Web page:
Many called it the worst flooding they experienced since the remnants of Hurricane Ivan dropped nearly 6 inches of rain on Western Pennsylvania nine days after Hurricane Frances left more than 3 inches in September 2004.

“Compared to Ivan, this isn't as bad,” Lea Lester said as people helped her and husband Jim set up pumps to get water out of their home on Clinton Avenue Extension in hard-hit Oakdale. “What was good about Ivan was you got to meet friends and neighbors, and you worked together to make it through.”

States of emergency

Oakdale and Elizabeth Borough were among 13 Allegheny County communities that declared emergencies.

Elizabeth Council President Monica Glowinski said flooding washed out Irwin Street, which she described as “the only access road for some of our residents.”

In Pittsburgh, the worst flooding happened along the Route 51 and Banksville Road corridors, which crews closed until about 3 p.m., and again after the evening rush.

Allegheny County swift-water rescue teams — which officials assembled after a flash flood in Highland Park killed four people stuck in cars on Washington Boulevard in 2011 — snatched at least seven people and two dogs from rising water, said Scott Deutsch, the county's assistant chief of emergency operations.

One person, whom Deutsch described as elderly, was hospitalized. He said the 911 center received 2,617 calls, double the typical 1,300.

As more warnings were issued before dinnertime, Pittsburgh Public Safety Director Michael Huss encouraged people to stay off roads.

“Tonight is the night to stay home and watch a movie,” Huss said. “It's very important people really take this seriously.”

Oakdale and Elizabeth set up shelters for people forced from their homes, and officials in Findlay and Shaler prepared shelters. The Salvation Army set up disaster command centers in Bridgeville and Jefferson Hills.

Port Authority closed part of its T service on the Library line, and officials said it might remain closed on Thursday morning because of debris and flooding on tracks. Allegheny County closed the Boyce Park Wave Pool, South Park Golf Course and Round Hill Park Spray Park.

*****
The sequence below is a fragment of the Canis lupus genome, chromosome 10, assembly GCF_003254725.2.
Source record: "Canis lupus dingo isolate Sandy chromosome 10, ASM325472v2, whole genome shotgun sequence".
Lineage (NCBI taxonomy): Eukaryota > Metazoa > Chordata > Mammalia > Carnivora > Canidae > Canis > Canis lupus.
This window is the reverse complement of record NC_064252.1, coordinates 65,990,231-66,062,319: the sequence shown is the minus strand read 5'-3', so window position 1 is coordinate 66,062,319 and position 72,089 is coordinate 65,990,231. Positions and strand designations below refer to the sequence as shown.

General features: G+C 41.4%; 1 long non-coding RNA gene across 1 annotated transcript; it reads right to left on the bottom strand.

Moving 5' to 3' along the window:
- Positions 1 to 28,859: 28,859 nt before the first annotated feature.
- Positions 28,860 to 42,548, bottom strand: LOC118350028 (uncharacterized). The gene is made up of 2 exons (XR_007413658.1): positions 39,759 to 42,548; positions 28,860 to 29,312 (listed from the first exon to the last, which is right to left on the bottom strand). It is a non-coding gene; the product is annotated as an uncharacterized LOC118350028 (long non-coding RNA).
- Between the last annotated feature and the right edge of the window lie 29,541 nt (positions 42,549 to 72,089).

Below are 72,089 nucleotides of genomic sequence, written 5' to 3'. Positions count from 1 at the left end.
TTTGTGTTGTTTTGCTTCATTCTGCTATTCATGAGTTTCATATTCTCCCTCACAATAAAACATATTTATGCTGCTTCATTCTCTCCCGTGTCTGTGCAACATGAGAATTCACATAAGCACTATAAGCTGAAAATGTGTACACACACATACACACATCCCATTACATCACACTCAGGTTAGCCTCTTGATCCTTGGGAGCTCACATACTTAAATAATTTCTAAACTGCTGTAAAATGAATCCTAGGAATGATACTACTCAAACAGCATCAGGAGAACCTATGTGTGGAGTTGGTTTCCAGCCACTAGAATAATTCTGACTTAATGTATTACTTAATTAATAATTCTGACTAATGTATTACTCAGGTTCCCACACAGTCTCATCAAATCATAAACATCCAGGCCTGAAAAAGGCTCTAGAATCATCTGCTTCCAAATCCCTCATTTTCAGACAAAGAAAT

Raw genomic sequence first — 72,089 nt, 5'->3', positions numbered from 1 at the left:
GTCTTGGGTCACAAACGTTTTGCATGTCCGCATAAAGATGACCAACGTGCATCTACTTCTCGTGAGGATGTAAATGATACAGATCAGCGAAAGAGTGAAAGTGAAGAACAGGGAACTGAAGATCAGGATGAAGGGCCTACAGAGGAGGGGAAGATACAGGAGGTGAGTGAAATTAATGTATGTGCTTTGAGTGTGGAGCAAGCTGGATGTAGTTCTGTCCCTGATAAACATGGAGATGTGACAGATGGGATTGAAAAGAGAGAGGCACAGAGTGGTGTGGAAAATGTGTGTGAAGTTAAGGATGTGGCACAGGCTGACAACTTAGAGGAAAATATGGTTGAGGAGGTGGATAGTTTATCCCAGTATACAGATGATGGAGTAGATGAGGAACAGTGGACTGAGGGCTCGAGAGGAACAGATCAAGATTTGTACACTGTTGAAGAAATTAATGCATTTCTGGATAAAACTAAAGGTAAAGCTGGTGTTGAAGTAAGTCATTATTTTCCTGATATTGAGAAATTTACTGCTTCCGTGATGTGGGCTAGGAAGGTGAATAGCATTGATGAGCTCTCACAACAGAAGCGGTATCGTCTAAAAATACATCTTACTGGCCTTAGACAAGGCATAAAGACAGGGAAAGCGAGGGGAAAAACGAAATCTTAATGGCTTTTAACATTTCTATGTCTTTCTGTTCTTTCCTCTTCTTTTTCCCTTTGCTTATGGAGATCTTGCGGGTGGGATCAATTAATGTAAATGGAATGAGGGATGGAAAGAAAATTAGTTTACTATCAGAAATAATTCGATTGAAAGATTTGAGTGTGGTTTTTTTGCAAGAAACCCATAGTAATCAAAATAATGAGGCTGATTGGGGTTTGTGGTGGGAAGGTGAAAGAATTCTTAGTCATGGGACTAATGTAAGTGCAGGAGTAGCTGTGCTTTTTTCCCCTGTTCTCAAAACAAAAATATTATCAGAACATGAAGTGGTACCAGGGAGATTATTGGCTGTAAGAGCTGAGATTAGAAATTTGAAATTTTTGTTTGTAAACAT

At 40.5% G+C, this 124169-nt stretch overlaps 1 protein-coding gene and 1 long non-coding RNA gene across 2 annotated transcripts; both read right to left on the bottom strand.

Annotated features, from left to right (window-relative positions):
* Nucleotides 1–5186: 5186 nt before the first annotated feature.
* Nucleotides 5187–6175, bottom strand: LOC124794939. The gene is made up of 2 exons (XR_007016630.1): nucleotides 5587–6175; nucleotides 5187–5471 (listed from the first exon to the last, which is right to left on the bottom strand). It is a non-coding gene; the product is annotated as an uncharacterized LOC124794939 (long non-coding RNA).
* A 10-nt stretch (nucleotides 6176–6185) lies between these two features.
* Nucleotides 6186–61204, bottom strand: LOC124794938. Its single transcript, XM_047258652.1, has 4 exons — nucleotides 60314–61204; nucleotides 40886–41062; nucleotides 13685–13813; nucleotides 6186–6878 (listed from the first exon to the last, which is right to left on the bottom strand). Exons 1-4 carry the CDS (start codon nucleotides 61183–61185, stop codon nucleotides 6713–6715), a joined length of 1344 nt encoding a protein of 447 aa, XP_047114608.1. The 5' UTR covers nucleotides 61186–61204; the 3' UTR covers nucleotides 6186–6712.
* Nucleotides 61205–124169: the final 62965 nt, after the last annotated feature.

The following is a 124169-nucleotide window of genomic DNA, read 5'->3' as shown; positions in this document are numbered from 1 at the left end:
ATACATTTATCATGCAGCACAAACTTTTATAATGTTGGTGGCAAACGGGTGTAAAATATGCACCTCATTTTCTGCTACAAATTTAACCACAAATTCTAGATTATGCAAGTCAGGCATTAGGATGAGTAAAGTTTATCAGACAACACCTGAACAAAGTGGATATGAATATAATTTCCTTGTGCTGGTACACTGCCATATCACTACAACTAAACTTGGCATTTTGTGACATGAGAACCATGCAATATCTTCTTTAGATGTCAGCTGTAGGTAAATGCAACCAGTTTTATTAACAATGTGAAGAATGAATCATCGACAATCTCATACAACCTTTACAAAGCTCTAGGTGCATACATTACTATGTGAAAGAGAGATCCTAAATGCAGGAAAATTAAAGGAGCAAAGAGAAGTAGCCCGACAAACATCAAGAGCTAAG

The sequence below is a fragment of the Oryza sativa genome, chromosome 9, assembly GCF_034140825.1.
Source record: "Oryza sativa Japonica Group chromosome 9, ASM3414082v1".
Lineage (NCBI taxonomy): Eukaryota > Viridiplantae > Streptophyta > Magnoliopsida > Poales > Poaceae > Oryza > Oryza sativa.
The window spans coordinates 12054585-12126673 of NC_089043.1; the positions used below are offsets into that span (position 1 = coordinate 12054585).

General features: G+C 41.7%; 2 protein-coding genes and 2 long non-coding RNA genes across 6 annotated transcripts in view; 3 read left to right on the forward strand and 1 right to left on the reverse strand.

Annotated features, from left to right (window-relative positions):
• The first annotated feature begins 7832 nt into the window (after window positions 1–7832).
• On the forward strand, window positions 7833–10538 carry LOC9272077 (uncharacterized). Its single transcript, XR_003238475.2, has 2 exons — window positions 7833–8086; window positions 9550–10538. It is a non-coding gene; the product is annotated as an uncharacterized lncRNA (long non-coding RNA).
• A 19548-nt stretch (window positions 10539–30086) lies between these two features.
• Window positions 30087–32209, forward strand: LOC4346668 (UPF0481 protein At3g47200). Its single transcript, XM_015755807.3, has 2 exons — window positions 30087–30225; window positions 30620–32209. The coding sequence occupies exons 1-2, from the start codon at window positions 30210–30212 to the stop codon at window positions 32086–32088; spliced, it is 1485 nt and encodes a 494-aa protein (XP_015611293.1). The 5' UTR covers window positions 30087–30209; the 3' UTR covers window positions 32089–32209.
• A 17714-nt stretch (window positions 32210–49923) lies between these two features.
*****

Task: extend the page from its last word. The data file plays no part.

“This was the worst I've seen in probably 20 years,” said Jay Slobodnyak, owner of Option Automotive on Streets Run Road in Baldwin Borough. “The guardrail is just hanging by the rail. Pretty regularly, we get a good rain, and you can be pretty sure that Streets Run is going to be closed.”

Cleanup begins

When water receded, mud-caked streets were visible in Oakdale's small downtown.

“I've never seen it like this before,” said Gena Lander, who lives a block from the business district. The flooding forced her to call off work.

“I can't move my car,” she said. “There's really nothing you can do. What are you going to do? I have flood insurance. We'll deal with it.”

Pat Conieczny, owner of nearby Thomas & Little Funeral Home, said water rose 2 feet in his basement.

“We had 25 feet of water in 2004 and $400,000 of damage. This is not that bad,” he said.

Robinson Run and a creek on the other side of town flooded to form what neighbors described as a lake after about 15 minutes of hard rain, Oakdale police Chief Jim Lauria said. It flooded two dozen homes.

Trying to keep his living room dry, Roy Locke opened screened windows in the basement of his Clinton Avenue home so water could flow through and out a storm shelter access door.